In a secret deal with Maranzano, Lucky Luciano agreed to engineer the death of his boss, Masseria, in return for receiving Masseria's rackets and becoming Maranzano's second-in-command.[18] Joe Adonis had joined the Masseria faction and when Masseria heard about Luciano's betrayal, he approached Adonis about killing Luciano. However, Adonis instead warned Luciano about the murder plot.[19] On April 15, 1931, Luciano lured Masseria to a meeting where he was murdered at a restaurant called Nuova Villa Tammaro on Coney Island.[18][20] While they played cards, Luciano allegedly excused himself to the bathroom, with the gunmen reportedly being Albert Anastasia, Vito Genovese, Joe Adonis, and Benjamin "Bugsy" Siegel;[21] Ciro "The Artichoke King" Terranova drove the getaway car, but legend has it that he was too shaken up to drive away and had to be shoved out of the driver's seat by Siegel.[22][23]

Luciano was brought in for questioning by the police.[18] At the time, police suspected a gangster named John "Silk Stockings" Giustra as being one of the gunmen in Masseria's murder. This was based on the report of a confidential informant and that one of the coats found at the murder scene was identified as belonging to Giustra. The case was dropped after Giustra was murdered on July 9, 1931.[2]

According to The New York Times, "[A]fter that, the police have been unable to learn definitely [what happened]". Reputedly Masseria was "seated at a table playing cards with two or three unknown men" when he was fired upon from behind. He died from gunshot wounds to his head, back, and chest.[24] Masseria's autopsy report shows that he died on an empty stomach.[25] No witnesses came forward, though "two or three" men were observed leaving the restaurant and getting into a stolen car.[26] No one was convicted in Masseria's murder as there were no witnesses and Luciano had an alibi.

Masseria is buried at Calvary Cemetery in Queens, New York.

In popular culture[edit]


TV series[edit]

See also[edit]


  1. ^ Warner, Richard N. (February 2011). "On the Trail of Giuseppe "Joe the Boss" Masseria". Informer: The History of American Crime and Law Enforcement: 56–58. Archived from the original on 2016-03-07.
  2. ^ a b Hortis, C. Alexander (2014). The Mob and the City: The Hidden History of How the Mafia Captured New York. Amherst, New York: Prometheus. pp. 41–44, 53–56, 71–87. ISBN 9781616149246.
  3. ^ a b c Critchley, David (2008). The Origin of Organized Crime in America: The New York City Mafia, 1891-1931. New York City: Routledge. pp. 156, 155–57. ISBN 978-0-415-99030-1.
  4. ^ Newark, p. 22
  5. ^ "Gunmen Shoot Six In East Side Swarm. Foiled in Attempted Murder, They Pour Volley Into Crowd of Cloakmakers. Flee In Blue Touring Car. Intended Victim's Hat Pierced by Two Bullets. Police Net Gets Blackjack Crew". New York Times. August 9, 1922. Retrieved 2008-08-09.
  6. ^ a b Sifakis, Carl (2005). The Mafia Encyclopedia (3. ed.). New York: Facts on File. p. 458. ISBN 978-0-8160-5694-1. Retrieved 27 September 2011.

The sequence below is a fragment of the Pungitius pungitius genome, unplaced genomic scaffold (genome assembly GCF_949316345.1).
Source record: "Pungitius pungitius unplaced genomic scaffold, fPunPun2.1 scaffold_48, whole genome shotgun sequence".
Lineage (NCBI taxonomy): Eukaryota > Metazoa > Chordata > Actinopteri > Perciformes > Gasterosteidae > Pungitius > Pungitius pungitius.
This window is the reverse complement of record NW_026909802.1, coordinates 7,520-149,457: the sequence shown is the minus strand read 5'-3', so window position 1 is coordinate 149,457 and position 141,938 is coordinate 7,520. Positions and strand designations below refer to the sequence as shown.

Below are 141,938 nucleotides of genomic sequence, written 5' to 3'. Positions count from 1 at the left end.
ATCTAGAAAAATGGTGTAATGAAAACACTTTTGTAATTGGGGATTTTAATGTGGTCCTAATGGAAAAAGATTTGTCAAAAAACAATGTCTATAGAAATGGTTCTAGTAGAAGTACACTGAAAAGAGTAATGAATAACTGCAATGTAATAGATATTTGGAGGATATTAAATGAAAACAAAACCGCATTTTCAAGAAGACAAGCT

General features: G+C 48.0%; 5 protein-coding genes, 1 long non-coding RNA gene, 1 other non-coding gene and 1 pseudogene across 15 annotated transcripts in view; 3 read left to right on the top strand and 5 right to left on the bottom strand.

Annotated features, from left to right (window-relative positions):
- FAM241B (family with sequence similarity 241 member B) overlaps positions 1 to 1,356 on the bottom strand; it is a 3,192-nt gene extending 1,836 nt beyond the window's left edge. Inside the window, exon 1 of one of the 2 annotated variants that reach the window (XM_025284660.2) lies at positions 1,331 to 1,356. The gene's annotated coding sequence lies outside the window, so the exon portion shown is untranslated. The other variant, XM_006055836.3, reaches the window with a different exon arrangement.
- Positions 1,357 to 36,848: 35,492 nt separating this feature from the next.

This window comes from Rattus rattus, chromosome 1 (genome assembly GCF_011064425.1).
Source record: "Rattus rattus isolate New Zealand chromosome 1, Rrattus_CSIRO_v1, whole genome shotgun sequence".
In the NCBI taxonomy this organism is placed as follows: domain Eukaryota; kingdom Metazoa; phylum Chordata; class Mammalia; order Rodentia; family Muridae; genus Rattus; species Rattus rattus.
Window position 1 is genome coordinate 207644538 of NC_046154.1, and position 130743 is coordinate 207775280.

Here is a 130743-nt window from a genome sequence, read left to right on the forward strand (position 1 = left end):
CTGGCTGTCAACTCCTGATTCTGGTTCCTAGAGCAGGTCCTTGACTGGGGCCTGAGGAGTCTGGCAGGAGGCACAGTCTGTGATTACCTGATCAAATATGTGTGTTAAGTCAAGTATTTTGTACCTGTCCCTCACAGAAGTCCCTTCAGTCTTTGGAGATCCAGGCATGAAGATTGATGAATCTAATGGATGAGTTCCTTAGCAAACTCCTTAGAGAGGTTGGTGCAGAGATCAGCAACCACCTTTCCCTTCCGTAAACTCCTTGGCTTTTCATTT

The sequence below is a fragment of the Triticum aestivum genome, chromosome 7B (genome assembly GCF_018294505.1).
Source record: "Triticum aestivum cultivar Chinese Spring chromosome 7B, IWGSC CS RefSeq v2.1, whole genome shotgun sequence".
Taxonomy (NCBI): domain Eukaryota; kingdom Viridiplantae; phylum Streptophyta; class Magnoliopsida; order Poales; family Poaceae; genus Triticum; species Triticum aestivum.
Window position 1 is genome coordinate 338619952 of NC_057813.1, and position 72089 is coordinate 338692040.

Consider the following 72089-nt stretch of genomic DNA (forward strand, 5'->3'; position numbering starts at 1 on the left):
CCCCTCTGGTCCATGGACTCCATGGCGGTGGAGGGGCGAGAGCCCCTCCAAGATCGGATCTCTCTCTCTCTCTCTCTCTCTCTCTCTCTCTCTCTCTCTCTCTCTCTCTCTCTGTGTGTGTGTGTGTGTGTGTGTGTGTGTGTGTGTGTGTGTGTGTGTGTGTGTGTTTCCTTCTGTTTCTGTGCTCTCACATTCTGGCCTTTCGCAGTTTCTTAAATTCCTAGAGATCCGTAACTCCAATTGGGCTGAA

7. ^ Cawthorne, Nigel (2012). Mafia: The History of the Mob. London, England: Arcturus Publishing. ISBN 9781848589445 – via Google Books.
  8. ^ Critchley 2008, p. 157.
  9. ^ Hortis 2014, p. 74.
  10. ^ Hortis 2014, pp. 80–81.
  11. ^ Bonanno, Joseph; Lalli, Sergio (1983). A Man of Honor: The Autobiography of Joseph Bonanno. Simon and Schuster. p. 96. ISBN 978-0-671-46747-0.
  12. ^ "CPI Inflation Calculator". Retrieved 2018-04-19.
  13. ^ "Wealthy Baker Slain; Police Hint at Mafia: 2 Men Seen Running From Place". Brooklyn Daily Eagle. 15 July 1930. Retrieved 3 March 2016 – via
  14. ^ Critchley 2008, pp. 165–191.
  15. ^ Sifakis, p. 313.
  16. ^ Arthur Nash; Eric Ferrara (2011). Manhattan Mafia Guide: Hits, Homes & Headquarters. History Press. p. 194. ISBN 978-1-60949-306-6. Retrieved 27 September 2011.[permanent dead link]
  17. ^ Maas, Peter (1968). The Valachi Papers (1986 Pocket Books ed.). New York: Simon and Schuster. p. 60. ISBN 0-671-63173-X.
  18. ^ a b c Raab, Selwyn (2005). Five Families: The Rise, Decline, and Resurgence of America's Most Powerful Mafia Empires. New York City: St. Martin's Press. p. 28. ISBN 0-312-30094-8.
  19. ^ Reppetto, Thomas (2004). American Mafia: a history of its rise to power (1st ed.). New York City: Henry Holt and Company. p. 137. ISBN 0-8050-7210-1. Joe Adonis.
  20. ^ "Racket Chief Slain By Gangster Gunfire. Giuseppe Masseria, Known as Joe the Boss, Shot Mysteriously in Coney Island Cafe. Police Say He Was Leader in Every Kind of Racket. He Escaped Death Many Times. Shooting Still a Mystery" (PDF). The New York Times. April 16, 1931. Retrieved November 23, 2011. It took ten years and a lot of shooting to kill Giuseppe Masseria—he was Joe the Boss to the underworld—but his enemies found him with his back turned yesterday in a little Italian restaurant in Coney Island, and when they walked out into
  21. ^ Pollak, Michael (June 29, 2012). "Coney Island's Big Hit". The New York Times. Retrieved 31 October 2012.
  22. ^ Sifakis, (2005). pp. 87–88
  23. ^ Gosch, Martin A.; Hammer, Richard; Luciano, Charles (1975). The Last Testament of Lucky Luciano. Boston, Massachusetts: Little, Brown & Company. pp. 130–132. ISBN 978-0-316-32140-2.
  24. ^ Critchley, (2008). p. 165
  25. ^ "Giuseppe Masseria". New York Mafia 1900-1920. GangRule. Retrieved 21 November 2012.
  26. ^ Critchley, (2008). p. 186

Further reading[edit]

American Mafia
Preceded by
Genovese crime family

Succeeded by
Preceded by Capo dei capi
Boss of bosses

Succeeded by